of swaptions; or a statistically determined correlation matrix; or the time-homogeneity

desideratum that the future, as seen by the model, should look at least approximately like

the present. The art of calibrating the LIBOR market model boils down to obtaining this

‘something else’ in a coherent and financially meaningful way. This is the topic succinctly

addressed in the remaining chapters of Part III. A more detailed and in-depth treatment

can be found in Rebonato (2002).



Chapter 20



Calibration Strategies for the

LIBOR Market Model

20.1



Plan of the Chapter



Three important calibration problems are dealt with in this chapter. The general assumption underlying the treatment presented below is that we have a set of market and/or

historical data that we would like our implementation of the LIBOR market model to

recover, either exactly or as best we can. This ‘target set’ need not be today’s statistical

or market data, because we might want to impose exogenous requirements (trading views)

on future prices, as we implicitly do when we require a certain behaviour for the evolution

of the term structure of volatilities. This exercise must be undertaken with care, but it is

none the less possible: for instance, many (actually, infinitely many) future term structures

of volatilities are compatible with today’s market prices, as discussed in Section 19.2 of

Chapter 19.

The question I address in this chapter therefore is: How can we implement the LIBOR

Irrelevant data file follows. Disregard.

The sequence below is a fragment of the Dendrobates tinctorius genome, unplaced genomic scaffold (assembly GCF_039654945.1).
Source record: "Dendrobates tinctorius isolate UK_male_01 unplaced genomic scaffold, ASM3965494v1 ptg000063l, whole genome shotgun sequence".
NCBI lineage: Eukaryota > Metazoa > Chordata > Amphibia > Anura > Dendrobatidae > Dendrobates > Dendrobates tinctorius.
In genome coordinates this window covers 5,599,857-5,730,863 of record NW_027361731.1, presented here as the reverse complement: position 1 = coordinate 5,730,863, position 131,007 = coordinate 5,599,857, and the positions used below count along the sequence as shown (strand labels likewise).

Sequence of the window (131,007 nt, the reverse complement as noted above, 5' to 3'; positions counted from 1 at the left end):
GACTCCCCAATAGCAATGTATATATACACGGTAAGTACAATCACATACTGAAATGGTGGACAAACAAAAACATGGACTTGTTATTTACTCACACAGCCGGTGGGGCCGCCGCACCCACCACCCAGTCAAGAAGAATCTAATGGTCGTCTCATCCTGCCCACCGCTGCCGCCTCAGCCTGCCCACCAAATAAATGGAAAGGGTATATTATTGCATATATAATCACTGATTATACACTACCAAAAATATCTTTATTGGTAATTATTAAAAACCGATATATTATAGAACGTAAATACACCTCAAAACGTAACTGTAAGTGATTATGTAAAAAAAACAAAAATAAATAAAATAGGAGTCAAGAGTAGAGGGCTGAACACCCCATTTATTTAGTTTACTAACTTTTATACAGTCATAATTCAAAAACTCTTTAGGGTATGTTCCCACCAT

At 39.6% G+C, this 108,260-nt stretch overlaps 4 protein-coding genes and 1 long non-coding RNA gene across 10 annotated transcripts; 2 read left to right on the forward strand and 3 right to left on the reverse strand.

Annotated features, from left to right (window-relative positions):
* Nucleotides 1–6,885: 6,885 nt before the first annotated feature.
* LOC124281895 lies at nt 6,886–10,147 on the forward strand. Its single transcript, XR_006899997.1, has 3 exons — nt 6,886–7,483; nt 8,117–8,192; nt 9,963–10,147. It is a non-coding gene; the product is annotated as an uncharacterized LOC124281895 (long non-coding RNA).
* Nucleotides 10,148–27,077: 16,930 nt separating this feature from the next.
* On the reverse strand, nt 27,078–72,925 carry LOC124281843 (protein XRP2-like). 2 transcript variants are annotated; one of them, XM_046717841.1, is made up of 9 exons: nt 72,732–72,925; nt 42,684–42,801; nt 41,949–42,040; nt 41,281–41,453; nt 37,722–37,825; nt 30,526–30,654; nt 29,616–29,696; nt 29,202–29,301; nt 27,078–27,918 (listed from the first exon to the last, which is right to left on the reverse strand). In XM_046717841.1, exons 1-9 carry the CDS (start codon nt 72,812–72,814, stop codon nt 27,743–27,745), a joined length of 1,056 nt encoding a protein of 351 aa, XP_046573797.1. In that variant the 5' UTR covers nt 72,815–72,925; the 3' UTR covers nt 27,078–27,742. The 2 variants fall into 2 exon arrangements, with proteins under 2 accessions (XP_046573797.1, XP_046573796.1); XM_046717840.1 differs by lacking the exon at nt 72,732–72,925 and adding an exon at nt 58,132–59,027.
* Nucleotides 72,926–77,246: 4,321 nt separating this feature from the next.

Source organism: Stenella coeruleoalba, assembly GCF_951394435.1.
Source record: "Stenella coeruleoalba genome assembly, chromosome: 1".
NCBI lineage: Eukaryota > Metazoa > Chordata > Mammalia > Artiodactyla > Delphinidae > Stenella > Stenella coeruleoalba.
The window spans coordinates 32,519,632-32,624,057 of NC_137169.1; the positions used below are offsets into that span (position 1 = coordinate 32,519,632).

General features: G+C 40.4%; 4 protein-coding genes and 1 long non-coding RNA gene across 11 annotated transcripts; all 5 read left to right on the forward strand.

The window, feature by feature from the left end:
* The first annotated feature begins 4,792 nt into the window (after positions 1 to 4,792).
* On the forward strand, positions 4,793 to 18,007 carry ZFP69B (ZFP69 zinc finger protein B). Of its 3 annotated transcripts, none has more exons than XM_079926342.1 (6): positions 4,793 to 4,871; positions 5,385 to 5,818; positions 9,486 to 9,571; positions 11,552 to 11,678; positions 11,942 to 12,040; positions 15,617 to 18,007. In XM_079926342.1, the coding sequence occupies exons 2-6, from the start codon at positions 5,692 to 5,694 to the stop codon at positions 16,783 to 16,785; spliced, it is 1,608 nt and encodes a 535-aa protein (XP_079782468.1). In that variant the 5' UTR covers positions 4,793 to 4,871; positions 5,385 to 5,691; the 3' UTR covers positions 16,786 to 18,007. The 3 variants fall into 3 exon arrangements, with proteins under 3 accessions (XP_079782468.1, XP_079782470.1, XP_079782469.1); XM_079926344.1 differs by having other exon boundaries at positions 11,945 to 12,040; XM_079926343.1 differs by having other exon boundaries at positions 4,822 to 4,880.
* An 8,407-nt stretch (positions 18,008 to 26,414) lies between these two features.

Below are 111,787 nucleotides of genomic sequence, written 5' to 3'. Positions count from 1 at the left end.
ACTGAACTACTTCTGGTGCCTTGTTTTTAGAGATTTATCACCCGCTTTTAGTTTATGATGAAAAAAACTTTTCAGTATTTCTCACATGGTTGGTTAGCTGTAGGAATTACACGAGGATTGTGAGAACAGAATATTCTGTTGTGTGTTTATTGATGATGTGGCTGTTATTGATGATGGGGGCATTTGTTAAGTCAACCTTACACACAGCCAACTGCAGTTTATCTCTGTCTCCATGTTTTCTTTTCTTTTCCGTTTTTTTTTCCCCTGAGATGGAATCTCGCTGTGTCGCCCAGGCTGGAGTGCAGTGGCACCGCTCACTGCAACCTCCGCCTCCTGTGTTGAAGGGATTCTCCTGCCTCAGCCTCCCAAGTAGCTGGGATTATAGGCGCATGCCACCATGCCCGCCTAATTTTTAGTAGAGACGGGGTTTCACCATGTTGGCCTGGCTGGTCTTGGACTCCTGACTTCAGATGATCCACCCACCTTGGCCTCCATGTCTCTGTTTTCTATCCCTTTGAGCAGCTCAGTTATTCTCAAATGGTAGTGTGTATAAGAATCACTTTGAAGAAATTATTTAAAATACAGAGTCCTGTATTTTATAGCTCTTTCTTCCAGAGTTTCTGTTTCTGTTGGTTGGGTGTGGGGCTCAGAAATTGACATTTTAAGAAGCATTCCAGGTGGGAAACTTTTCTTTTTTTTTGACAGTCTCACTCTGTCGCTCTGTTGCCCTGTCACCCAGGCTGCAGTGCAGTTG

market model in such a way that it is compatible with this target information set?

Note that I am not addressing the conceptually separate question: to what set of current

prices (caplets?, all swaptions? co-terminal swaptions?) should I simultaneously try to

calibrate the model? I will assume that this choice has been made elsewhere, perhaps on

the basis of the discussion in Chapter 1.

A full treatment of the topics in this chapter is to be found in Rebonato (2002).



20.2



The Setting



From a computational point of view, the type of problem for which the LIBOR market

model constitutes an ideal tool is the pricing of discrete-look, path-dependent derivatives

in a multi-factor framework. The payoff of the derivative product should only depend

on a finite number of price-sensitive events, because the LIBOR market model evolves

a set of discrete LIBOR rates in continuous time. Ideally, it should be path dependent,

because the forward-rate process implied by the LIBOR market model is in general

639



640



CHAPTER 20 CALIBRATION STRATEGIES FOR THE LMM